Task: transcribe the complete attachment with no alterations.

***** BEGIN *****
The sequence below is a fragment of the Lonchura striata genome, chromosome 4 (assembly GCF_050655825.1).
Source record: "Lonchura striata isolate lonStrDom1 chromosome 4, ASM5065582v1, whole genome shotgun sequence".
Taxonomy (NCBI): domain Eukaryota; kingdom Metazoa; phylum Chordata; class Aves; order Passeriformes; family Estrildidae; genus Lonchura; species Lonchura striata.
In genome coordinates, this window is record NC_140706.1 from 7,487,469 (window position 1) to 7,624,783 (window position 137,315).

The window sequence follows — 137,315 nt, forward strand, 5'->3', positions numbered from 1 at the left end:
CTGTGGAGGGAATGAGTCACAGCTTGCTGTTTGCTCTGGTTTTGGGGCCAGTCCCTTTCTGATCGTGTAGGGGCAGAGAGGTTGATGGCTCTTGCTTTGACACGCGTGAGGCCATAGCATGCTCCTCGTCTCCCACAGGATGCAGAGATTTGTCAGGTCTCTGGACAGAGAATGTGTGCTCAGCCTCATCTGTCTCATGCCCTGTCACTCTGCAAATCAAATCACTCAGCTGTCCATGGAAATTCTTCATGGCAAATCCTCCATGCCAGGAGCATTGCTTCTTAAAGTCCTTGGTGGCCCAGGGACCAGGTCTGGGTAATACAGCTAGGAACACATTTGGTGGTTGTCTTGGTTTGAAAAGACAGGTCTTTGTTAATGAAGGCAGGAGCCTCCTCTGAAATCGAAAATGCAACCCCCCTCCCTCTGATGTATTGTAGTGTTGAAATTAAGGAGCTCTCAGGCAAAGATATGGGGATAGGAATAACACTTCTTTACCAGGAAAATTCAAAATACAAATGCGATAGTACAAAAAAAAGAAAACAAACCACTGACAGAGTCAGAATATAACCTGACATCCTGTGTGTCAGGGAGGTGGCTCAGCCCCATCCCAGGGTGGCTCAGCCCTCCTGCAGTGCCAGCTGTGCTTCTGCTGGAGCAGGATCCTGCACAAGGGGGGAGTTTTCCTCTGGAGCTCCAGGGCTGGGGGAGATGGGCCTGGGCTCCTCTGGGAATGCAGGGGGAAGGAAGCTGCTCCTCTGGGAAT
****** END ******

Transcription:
The sequence below is a fragment of the Lonchura striata genome, chromosome 4 (assembly GCF_050655825.1).
Source record: "Lonchura striata isolate lonStrDom1 chromosome 4, ASM5065582v1, whole genome shotgun sequence".
Taxonomy (NCBI): domain Eukaryota; kingdom Metazoa; phylum Chordata; class Aves; order Passeriformes; family Estrildidae; genus Lonchura; species Lonchura striata.
In genome coordinates, this window is record NC_140706.1 from 7,487,469 (window position 1) to 7,624,783 (window position 137,315).

The window sequence follows — 137,315 nt, forward strand, 5'->3', positions numbered from 1 at the left end:
CTGTGGAGGGAATGAGTCACAGCTTGCTGTTTGCTCTGGTTTTGGGGCCAGTCCCTTTCTGATCGTGTAGGGGCAGAGAGGTTGATGGCTCTTGCTTTGACACGCGTGAGGCCATAGCATGCTCCTCGTCTCCCACAGGATGCAGAGATTTGTCAGGTCTCTGGACAGAGAATGTGTGCTCAGCCTCATCTGTCTCATGCCCTGTCACTCTGCAAATCAAATCACTCAGCTGTCCATGGAAATTCTTCATGGCAAATCCTCCATGCCAGGAGCATTGCTTCTTAAAGTCCTTGGTGGCCCAGGGACCAGGTCTGGGTAATACAGCTAGGAACACATTTGGTGGTTGTCTTGGTTTGAAAAGACAGGTCTTTGTTAATGAAGGCAGGAGCCTCCTCTGAAATCGAAAATGCAACCCCCCTCCCTCTGATGTATTGTAGTGTTGAAATTAAGGAGCTCTCAGGCAAAGATATGGGGATAGGAATAACACTTCTTTACCAGGAAAATTCAAAATACAAATGCGATAGTACAAAAAAAAGAAAACAAACCACTGACAGAGTCAGAATATAACCTGACATCCTGTGTGTCAGGGAGGTGGCTCAGCCCCATCCCAGGGTGGCTCAGCCCTCCTGCAGTGCCAGCTGTGCTTCTGCTGGAGCAGGATCCTGCACAAGGGGGGAGTTTTCCTCTGGAGCTCCAGGGCTGGGGGAGATGGGCCTGGGCTCCTCTGGGAATGCAGGGGGAAGGAAGCTGCTCCTCTGGGAAT